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Supreme Court Justice Antonin Scalia, who died suddenly last week at age 79, will be remembered as an articulate proponent of “originalism,” the specious legal theory that the law must adhere to the words and intent of documents as originally written. Such an approach is particularly problematic when applied to the U.S. Constitution, whose authors could and often did legally own human beings as slaves.
To his critics, who argue that the Constitution is “a living document” subject to reinterpretation to fit changing attitudes, Justice Scalia offered ridicule. Speaking in 2005 at the Woodrow Wilson International Center for Scholars, he mocked those who disagree with his legal interpretation of the Constitution:
I am one of a small number of judges, small number of anybody—judges, professors, lawyers—who are known as originalists. Our manner of interpreting the Constitution is to begin with the text, and to give that text the meaning that it bore when it was adopted by the people. …
This is such a minority position in modern academia and in modern legal circles that on occasion I’m asked when I’ve given a talk like this a question from the back of the room—“Justice Scalia, when did you first become an originalist?”—as though it is some kind of weird affliction that seizes some people—“When did you first start eating human flesh?”
It’s a laugh line, one that endeared Justice Scalia to conservative activists. To listen to his adoring, conservative fans, Scalia was a witty, passionate constitutional purist, a man who viewed the nation’s founding document as a fixed star hovering over America that every generation was to orbit without so much as a wobble of dissent.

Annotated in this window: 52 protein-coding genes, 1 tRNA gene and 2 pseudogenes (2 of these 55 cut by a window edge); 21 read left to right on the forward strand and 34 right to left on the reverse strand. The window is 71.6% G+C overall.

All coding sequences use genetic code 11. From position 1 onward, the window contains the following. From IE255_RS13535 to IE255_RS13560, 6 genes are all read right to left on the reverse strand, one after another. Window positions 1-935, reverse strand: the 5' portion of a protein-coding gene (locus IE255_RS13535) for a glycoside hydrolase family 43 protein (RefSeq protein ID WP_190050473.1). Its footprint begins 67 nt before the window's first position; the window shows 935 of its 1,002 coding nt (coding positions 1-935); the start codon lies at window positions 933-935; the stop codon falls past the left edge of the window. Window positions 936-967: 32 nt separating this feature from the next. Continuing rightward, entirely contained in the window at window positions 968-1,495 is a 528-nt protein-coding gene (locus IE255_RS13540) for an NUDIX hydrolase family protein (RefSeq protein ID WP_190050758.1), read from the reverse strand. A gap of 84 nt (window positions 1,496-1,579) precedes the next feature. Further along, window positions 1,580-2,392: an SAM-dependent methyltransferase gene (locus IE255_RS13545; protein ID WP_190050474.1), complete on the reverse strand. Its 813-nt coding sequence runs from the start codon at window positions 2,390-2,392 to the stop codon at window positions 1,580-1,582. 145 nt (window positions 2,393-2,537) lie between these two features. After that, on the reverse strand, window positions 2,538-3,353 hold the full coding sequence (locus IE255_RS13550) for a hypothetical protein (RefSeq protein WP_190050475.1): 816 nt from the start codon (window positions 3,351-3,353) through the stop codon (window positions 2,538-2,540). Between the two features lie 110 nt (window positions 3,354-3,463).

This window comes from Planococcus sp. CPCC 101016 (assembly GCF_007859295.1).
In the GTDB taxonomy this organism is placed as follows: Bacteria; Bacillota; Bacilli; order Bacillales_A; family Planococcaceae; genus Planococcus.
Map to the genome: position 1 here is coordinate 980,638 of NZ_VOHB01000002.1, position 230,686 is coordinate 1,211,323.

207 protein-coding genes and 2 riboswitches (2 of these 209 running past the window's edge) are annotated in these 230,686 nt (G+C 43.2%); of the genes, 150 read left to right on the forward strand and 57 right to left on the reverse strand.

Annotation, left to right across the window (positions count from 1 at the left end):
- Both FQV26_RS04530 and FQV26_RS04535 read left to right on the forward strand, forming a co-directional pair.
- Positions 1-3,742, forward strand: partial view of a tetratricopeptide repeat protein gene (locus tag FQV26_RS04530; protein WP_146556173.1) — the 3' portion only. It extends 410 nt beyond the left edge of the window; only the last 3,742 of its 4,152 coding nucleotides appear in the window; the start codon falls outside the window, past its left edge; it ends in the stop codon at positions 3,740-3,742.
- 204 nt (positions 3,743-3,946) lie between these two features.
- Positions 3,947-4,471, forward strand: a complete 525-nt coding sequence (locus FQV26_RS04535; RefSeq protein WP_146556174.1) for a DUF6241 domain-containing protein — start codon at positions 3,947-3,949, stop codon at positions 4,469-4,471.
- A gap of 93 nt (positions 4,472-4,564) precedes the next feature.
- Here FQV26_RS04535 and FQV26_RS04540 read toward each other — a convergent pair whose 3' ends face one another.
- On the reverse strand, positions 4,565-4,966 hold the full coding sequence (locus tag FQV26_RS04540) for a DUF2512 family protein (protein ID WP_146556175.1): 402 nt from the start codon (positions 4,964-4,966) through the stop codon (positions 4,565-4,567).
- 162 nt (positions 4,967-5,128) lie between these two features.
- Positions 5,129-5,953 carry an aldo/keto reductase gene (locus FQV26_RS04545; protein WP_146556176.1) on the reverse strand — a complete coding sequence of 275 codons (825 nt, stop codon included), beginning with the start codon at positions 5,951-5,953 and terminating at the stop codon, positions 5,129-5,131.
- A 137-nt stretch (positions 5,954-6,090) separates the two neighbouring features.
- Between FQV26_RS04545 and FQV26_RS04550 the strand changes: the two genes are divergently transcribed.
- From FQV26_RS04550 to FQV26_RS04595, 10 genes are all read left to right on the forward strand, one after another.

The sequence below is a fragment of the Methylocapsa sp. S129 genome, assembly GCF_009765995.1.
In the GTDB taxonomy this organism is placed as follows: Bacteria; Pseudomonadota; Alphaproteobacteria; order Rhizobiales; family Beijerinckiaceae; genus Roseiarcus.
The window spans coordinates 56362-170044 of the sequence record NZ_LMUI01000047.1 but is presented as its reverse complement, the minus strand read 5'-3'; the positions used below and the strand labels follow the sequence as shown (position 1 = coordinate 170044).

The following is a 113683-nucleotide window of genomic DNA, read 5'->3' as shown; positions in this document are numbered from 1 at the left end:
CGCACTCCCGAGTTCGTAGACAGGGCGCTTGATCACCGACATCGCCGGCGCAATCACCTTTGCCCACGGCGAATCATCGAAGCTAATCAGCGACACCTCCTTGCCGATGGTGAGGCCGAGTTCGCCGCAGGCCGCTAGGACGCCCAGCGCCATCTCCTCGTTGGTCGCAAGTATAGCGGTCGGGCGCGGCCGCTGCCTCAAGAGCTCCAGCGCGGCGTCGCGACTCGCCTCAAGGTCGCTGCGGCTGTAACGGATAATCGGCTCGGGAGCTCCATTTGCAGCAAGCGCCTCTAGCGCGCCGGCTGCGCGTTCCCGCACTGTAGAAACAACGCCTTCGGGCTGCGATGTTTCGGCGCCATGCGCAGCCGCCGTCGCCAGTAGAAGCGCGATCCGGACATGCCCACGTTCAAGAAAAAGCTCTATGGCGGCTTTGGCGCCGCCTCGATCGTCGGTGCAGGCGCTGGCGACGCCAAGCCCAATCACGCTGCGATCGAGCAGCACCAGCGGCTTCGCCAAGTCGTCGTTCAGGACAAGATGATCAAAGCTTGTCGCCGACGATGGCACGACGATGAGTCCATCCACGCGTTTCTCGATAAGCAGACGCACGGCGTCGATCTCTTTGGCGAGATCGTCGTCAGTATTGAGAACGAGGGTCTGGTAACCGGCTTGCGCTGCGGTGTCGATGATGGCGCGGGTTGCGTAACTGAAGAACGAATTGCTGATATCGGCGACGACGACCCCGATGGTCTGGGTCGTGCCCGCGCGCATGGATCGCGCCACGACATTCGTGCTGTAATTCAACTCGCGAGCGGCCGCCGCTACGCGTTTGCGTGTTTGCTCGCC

And the fact that Justice Scalia’s right-wing acolytes revere him for giving so charming a voice to their reactionary views illustrates how damaging the late justice’s 29-year-tenure on the Supreme Court has been to the cause of civil rights and race relations. Indeed, Scalia displayed a joyous, cherubic face while he wielded an intellectual Howitzer to blast away the hard-earned legal supports for racial opportunity that briefly followed the civil rights movement.
The list is long and damaging, reflecting a view of jurisprudence that is, to put it mildly, racially insensitive to black and other historically disadvantaged Americans. For example, in the 2013 Shelby County v. Holder opinion, he voted with the conservative majority, agreeing against the evidence and logic that the Voting Rights Act was a “perpetuation of racial entitlement” for black and other racial minority voters.
In a series of affirmative action cases, Justice Scalia showed his true colors, vehemently opposing any use of racial consideration in college admissions. His concurring opinion in the 2014 Shuette v. Bamn decision not only rejected the programs to level imbalances in American society that the men who wrote the Constitution created but also decried previous Court decisions supporting affirmative action as a “sorry line of race based admissions decisions.”